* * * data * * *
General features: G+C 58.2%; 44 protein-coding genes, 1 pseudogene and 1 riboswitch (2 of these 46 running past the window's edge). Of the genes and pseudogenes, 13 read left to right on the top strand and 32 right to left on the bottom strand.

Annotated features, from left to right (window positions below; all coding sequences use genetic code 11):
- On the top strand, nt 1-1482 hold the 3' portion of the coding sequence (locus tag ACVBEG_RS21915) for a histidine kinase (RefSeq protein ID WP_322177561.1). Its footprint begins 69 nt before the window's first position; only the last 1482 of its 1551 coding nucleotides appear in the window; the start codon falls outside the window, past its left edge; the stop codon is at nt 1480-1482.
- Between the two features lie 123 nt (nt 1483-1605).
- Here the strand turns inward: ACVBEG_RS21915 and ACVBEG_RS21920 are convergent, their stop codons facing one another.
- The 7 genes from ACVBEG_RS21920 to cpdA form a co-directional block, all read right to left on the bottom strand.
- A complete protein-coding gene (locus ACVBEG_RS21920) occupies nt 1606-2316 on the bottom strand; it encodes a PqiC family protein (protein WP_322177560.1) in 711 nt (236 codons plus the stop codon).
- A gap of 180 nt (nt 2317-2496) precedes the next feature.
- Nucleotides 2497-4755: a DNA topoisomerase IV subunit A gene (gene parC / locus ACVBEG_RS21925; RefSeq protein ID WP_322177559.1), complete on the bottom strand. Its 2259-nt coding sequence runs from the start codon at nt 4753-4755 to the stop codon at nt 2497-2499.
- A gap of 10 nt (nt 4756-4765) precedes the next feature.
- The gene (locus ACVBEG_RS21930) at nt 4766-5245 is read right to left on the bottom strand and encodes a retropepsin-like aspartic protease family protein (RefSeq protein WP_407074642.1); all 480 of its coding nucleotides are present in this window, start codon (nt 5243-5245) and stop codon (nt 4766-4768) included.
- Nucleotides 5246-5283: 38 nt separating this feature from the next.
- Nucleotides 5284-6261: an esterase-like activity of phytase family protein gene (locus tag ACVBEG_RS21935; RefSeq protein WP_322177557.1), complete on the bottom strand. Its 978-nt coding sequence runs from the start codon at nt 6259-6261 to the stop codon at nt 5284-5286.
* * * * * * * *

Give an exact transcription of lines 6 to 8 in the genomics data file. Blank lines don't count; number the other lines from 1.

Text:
- The 7 genes from ACVBEG_RS21920 to cpdA form a co-directional block, all read right to left on the bottom strand.
- A complete protein-coding gene (locus ACVBEG_RS21920) occupies nt 1606-2316 on the bottom strand; it encodes a PqiC family protein (protein WP_322177560.1) in 711 nt (236 codons plus the stop codon).
- A gap of 180 nt (nt 2317-2496) precedes the next feature.